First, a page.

Poems

Moon

Notes

We were really fortunate to have Victor with us when we translated his beautiful poem about the moon. Although he doesn't speak English, he listened very carefully to our translation and told us that he thought it was better than his own translation into Spanish!

Victor was especially pleased with the way we'd managed to capture the rhythm in the Zapotec of the opening lines of each stanza: 'Cá' and 'Nanda', which we rendered as 'Hung' and 'Hanging'.

The real struggle was managing the opening image. A footnote in Spanish (see Notes on the Literal Version) explains that the (red, harvest) moon is compared to a tradition in Zapotec society whereby people leave coins on the tops of their special ovens which then get red and covered with ash. After lengthy discussion about how to render this Zapotec oven into English (tandoor was suggested), we realised that, in this instance, an oven was an oven, and that 'a red-hot coin / lifted from an oven' would convey that image perfectly.

We were also pleased with the 'white veil' image which conveys the notion of passing clouds so well. And the fortuitous notion of 'a round / of freshly-made cheese' that exists in English. Again, Victor appreciated the sound of 'cast cool across the earth'.

As with 'Frog', the other poem of Victor's we translated together, he declared he thought our translation was better than his own into Spanish!

Victor translated his poem into Spanish:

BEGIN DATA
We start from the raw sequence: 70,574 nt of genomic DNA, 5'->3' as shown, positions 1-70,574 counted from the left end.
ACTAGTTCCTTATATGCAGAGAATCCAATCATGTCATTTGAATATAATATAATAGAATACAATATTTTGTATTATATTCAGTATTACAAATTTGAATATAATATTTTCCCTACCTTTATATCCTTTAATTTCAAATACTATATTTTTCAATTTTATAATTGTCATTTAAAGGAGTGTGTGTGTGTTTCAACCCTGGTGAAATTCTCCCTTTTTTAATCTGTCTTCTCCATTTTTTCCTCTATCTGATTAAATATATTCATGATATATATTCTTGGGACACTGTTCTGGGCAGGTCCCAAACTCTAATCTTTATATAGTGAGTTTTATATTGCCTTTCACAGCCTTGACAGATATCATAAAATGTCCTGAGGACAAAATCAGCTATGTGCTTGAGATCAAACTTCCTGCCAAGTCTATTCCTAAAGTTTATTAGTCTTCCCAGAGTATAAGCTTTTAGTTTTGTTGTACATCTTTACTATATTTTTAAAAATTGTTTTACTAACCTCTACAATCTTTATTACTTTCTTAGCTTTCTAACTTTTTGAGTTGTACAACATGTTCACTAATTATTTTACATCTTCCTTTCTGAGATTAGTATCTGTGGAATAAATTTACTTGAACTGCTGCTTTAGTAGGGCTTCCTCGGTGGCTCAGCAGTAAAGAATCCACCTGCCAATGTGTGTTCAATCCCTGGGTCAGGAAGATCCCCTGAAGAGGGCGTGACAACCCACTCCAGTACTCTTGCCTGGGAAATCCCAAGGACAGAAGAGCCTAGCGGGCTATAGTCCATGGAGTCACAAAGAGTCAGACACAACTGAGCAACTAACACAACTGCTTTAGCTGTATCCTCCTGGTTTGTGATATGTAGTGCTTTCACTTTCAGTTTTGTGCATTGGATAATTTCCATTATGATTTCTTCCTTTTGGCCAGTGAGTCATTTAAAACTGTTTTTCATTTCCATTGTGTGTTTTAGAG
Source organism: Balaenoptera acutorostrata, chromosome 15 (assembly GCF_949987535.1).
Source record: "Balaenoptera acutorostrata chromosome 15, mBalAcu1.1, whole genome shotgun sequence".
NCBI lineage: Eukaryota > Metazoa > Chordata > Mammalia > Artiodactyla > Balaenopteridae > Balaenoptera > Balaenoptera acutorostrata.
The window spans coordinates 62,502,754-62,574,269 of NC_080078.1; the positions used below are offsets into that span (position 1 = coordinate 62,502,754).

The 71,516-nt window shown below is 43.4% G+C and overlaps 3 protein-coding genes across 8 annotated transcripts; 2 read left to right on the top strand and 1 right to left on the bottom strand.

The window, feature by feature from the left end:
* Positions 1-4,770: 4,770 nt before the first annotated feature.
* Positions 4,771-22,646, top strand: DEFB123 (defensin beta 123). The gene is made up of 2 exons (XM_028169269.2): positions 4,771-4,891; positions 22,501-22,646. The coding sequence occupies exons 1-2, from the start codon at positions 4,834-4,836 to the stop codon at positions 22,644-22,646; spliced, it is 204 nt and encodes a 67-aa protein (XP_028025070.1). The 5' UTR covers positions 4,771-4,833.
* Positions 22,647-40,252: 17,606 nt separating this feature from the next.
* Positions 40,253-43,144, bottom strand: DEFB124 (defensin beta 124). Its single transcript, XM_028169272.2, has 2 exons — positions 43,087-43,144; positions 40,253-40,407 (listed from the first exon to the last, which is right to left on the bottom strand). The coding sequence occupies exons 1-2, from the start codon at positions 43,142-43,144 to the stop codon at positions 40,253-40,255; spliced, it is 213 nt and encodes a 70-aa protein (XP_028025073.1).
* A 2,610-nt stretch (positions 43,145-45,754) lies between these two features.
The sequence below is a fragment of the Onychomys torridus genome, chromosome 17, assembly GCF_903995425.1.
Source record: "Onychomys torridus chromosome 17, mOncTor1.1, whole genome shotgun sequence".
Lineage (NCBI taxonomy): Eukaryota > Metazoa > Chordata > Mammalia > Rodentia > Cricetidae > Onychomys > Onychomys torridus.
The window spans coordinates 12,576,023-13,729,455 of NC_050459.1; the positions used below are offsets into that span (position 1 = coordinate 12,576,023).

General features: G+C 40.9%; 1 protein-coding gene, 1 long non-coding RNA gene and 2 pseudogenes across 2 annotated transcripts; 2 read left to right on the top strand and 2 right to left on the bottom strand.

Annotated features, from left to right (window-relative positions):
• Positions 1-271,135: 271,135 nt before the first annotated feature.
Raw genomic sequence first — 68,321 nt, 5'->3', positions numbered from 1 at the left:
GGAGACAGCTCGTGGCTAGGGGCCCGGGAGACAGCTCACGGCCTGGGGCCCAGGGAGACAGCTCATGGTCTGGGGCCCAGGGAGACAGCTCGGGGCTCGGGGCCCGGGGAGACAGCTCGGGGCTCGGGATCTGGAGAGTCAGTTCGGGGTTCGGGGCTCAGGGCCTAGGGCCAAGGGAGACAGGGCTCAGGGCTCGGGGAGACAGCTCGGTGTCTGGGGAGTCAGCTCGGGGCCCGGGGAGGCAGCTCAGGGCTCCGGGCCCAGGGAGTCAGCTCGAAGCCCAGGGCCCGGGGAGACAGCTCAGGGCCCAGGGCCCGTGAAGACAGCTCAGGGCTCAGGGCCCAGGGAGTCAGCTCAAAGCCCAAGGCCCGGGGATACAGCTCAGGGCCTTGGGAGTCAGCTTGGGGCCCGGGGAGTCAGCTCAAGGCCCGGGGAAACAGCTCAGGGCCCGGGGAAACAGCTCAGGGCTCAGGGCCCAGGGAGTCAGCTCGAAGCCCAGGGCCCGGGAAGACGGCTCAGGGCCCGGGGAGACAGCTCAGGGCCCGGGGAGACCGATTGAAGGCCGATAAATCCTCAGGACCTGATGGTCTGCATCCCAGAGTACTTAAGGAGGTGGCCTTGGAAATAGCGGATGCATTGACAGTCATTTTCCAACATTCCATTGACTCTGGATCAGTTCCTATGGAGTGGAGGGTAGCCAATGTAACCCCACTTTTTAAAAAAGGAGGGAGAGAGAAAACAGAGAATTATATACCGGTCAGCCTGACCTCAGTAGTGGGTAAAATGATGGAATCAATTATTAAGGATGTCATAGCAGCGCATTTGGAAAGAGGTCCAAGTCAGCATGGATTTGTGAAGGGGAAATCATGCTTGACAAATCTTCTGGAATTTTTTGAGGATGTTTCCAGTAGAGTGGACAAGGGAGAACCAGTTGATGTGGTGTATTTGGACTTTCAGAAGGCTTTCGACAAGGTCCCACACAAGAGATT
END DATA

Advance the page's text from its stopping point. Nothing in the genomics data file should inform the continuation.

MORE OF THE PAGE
La luna

Puesta en el cielo.
Cenicienta y rojiza moneda
levantada del fogón, puesta.                            (1)
De cuando en cuando un lienzo largo
cubre su rostro, obscurece,
como yo, cuando te pierdo. 

Pende.
Queso
recién cuajado es, pende.
Mil hebras de su luz
esparcen frescor sobre la tierra,
como yo, cuando te miro.

(1) El poeta, usa la imagen cenicienta y rojiza de una moneda metálica de veinte centavos,  levantada del fogón (fogón: cocina rústica de leña, construida con barro sobre una mesa), y la equipara con la luna.  Las señoras de la región, generalmente, ponen sus monedas fraccionarias junto al fogón, donde están cocinando, y éstas con las cenizas y el calor, adquieren un parecido con la luna cenicienta y rojiza, que a veces vemos en el cielo.

Sica ti de gande/ biasa íque dé - como una moneda metálica de veinte centavos/ levantada del fogón: el poeta, usa la imagen cenicienta y rojiza de una moneda metálica de veinte centavos,  levantada del fogón (fogón: cocina rústica de leña, construida con barro sobre una mesa), y la equipara con la luna.  Las señoras de la región, generalmente, ponen sus monedas fraccionarias junto al fogón, donde están cocinando, y éstas con las cenizas y el calor, adquieren un parecido con la luna cenicienta y rojiza, que a veces vemos en el cielo.

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